Pragmatic is correct to have more faith in our defense than our offense. I'm the same way. It's ridiculous, but look at it this way; our offense is an expensively group that's expected to win ball games. Our defense is built with a lot of youth that are simply expected to keep us in the ball game; not to win them, but not lose them either. In back-to-back weeks, the defense held up their obligation keeping the Bengals in games while the offense actually expects to receive 70% of the team's payroll. AFTER that?!
Notes: The Bengals have rushed on the left side of the line (between the left guard to outside the left tackle, or tight end) 21 times. They've rushed on the right side of the line 19 times. They've rushed up the gut 12 times. They're greatest success is behind Stacy Andrews with a 4.50 yards-per-attempt average.
I'll be bold enough to say that I believe that the Bengals defense could win us games based on a majority of their performances. However, it's all mute until they minimize (hopefully, eliminate) the big plays.
So, when Ben Utecht went down it "disrupted" the offensive gameplan. Now, actually adjusting the gameplan because of circumstances (such as injury, or Hurricane-gusts) is... well... it just doesn't happen.
Notes II: The Bengals have attempted just seven passes deep -- five of them down the middle; one down the left sidelines, one down the right sidelines.
Palmer on the crowd booing the Bengals offense: "It doesn't feel good. You just can't let it distract you. You can't let it affect your focus." Why not let it motivate you?
Aren't we any more clever than having "blown" out jokes about Sunday's game in relation to the wind?
Notes III: The Bengals haven't scored in the first or third quarters this season. For the past two seasons, the Bengals always struggling scoring at the opening quarter of either half.
|Season||1st Q||2nd Q||3rd Q||4th Q|
Kyries Hebert had a Beasty ride with a fair catch interference foul (that led to a Tennessee touchdown), got a hand on a Craig Hentrich punt (that led to the Bengals' lone touchdown), then recovered a fumbled snap on punt.
Houshmandzadeh weights in and says it's not the receivers fault as to why the offense is struggling: "It's not because we're not getting separation," Houshmandzadeh said of the receivers. "If I'm covered, I tell you I'm getting covered. If I think Chad is getting covered, he'll tell you he's not getting open. I don't think that's the case. Some coaches or whoever might not think that. I don't think that's the case. I couldn't explain to you why we're not scoring points and not moving the ball. I'm as confused as everybody else is."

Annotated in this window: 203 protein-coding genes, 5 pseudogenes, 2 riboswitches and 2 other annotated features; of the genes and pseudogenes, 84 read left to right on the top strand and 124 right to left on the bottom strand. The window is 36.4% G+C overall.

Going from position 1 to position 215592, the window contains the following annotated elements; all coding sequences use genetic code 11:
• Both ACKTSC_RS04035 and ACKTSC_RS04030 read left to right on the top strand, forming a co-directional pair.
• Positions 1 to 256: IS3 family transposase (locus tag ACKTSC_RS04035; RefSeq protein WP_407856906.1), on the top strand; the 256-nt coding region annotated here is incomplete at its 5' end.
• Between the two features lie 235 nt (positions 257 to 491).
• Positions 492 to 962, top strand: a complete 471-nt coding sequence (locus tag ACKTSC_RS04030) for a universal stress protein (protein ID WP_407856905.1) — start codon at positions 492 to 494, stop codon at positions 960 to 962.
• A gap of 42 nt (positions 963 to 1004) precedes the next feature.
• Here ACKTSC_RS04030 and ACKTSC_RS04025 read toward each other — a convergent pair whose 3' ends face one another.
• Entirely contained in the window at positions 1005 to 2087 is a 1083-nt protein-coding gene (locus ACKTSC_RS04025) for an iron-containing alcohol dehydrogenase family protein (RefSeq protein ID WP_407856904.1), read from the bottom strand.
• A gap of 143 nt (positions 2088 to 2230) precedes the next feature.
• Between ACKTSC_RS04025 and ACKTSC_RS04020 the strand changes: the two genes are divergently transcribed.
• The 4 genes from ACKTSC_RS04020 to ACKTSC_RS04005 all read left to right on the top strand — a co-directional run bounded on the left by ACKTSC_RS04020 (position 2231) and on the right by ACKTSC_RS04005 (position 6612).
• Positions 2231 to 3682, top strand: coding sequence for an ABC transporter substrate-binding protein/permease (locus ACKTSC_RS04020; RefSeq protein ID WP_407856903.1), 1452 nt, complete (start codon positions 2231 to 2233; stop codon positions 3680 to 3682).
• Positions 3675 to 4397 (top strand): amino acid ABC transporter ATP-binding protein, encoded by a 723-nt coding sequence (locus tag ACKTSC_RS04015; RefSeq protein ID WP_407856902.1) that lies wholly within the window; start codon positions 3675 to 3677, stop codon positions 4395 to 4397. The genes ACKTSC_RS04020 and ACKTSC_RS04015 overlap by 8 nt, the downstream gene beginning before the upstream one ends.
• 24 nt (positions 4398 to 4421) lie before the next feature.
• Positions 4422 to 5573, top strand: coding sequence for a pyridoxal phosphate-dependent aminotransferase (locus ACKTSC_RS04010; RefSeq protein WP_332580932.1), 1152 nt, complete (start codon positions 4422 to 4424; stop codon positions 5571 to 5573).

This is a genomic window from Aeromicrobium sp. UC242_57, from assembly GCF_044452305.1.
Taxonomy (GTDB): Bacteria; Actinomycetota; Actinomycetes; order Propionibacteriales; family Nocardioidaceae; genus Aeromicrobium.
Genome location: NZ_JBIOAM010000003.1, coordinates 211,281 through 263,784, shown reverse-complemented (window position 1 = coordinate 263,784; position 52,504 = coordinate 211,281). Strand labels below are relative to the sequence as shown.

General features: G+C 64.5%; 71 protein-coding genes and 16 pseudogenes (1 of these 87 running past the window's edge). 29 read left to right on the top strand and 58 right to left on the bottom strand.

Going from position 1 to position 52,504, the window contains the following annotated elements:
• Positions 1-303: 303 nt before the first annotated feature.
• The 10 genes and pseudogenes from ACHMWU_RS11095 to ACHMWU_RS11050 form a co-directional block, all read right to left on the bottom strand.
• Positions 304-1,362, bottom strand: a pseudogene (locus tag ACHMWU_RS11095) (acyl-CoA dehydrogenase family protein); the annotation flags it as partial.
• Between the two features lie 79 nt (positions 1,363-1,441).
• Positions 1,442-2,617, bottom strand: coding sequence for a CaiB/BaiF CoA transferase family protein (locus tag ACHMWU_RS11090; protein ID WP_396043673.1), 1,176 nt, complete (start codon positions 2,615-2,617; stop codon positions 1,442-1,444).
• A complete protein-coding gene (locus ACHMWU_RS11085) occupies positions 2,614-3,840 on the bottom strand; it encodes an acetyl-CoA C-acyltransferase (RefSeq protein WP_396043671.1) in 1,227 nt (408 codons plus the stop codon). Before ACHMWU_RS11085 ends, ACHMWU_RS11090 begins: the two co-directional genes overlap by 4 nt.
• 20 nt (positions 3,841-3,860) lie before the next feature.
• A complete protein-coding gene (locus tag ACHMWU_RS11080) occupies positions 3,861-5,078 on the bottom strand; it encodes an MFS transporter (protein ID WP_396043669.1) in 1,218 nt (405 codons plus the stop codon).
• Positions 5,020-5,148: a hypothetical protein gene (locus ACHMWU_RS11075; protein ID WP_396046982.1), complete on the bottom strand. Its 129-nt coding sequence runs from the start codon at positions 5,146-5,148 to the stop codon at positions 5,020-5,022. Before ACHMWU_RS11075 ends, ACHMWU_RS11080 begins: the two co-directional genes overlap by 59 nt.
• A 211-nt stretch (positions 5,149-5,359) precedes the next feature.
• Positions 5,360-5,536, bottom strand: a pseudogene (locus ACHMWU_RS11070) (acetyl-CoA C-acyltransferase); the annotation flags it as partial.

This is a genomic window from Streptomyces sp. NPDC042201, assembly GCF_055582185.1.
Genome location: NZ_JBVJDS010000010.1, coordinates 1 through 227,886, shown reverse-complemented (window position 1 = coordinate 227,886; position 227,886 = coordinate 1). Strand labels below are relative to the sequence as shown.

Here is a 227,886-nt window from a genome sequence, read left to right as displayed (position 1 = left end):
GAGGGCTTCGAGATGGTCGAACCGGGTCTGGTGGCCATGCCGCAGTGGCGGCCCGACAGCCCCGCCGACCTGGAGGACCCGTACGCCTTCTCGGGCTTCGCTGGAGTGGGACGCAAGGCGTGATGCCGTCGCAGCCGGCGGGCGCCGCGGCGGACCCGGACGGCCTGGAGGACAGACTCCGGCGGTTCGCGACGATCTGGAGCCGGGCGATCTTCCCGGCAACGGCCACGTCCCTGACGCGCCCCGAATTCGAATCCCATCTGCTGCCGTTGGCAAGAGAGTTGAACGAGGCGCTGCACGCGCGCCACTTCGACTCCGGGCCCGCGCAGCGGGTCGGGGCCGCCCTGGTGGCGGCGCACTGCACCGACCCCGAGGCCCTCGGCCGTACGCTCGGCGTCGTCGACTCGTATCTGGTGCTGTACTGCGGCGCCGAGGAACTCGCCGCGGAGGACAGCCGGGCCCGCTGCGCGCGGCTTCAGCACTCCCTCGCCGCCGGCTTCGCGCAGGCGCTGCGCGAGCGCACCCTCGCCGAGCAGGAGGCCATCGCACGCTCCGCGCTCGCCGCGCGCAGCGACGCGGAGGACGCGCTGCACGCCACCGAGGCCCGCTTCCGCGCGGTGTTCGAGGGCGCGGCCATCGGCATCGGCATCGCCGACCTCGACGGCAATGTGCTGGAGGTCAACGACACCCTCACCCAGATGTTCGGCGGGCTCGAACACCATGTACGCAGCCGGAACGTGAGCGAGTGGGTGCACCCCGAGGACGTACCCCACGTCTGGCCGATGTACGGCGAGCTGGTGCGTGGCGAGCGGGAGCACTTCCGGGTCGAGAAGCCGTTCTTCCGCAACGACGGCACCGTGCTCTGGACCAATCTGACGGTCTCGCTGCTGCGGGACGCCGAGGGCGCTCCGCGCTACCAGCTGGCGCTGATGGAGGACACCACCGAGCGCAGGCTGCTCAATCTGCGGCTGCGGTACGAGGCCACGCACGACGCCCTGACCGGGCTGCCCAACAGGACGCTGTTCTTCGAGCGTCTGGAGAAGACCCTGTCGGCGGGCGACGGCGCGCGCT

Notes IV: The Bengals are pace for 152 first downs this season. They've averaged 325 over the course of the past three seasons.
The 51-yard Chris Johnson run could be labeled the game-changer. The Bengals were close to getting the ball back before the half, and elected to stop the clock. Instead, the Titans scored a touchdown. "Obviously I gave up the big play with the big run," safety Chinedum Ndukwe reflected," I have to try to make that play the next time. Overall I felt pretty good. I have to get down and make that play. That's what I get paid to do."
Hopefully Ndukwe doesn't beat himself too much about it. Ten other Bengals defenders weren't even close; at least he was in position.
Last week, James Walker listed Carson Palmer and Chris Perry on his "who's not" (hot). This week, it's the entire Bengals offense.
Michael Lombardi after giving the Bengals offense a "D" (and he addresses good points):
The Cincinnati Bengals offense. I feel bad for quarterback Carson Palmer. In Palmer's last 10 games played, his quarterback rating is 77 and is averaging only 6.57 yards per pass attempt. Last week against the Ravens, Palmer and the Bengals offense mustered only 99 yards passing and yesterday against the Titans, they added just 137. Palmer is throwing for less than a 50 percent completion ratio and has no touchdowns passes and three interceptions in two games. And people want to call this an explosive offense?
What has gone wrong? Well for one, opposing defenses no longer respect their run game. They are willing to play a seven-man front on the Bengals and live with running back Chris Perry trying to beat them. Perry, who has fumbled three times in two games (losing one), has averaged under 3 yards a carry and his longest run is only 13 yards.
For this spread type of offense to be successful, it has to have the ability to run teams out of cover 2 and force the defense to add the eighth man to the box for run support. As long as defenses can play pass coverage and jam the wide receiver formerly known as Chad Johnson at the line, this offense will keep producing pathetic numbers.
Dave doesn't mind the aggressive approach that Lewis had Sunday against the Titans.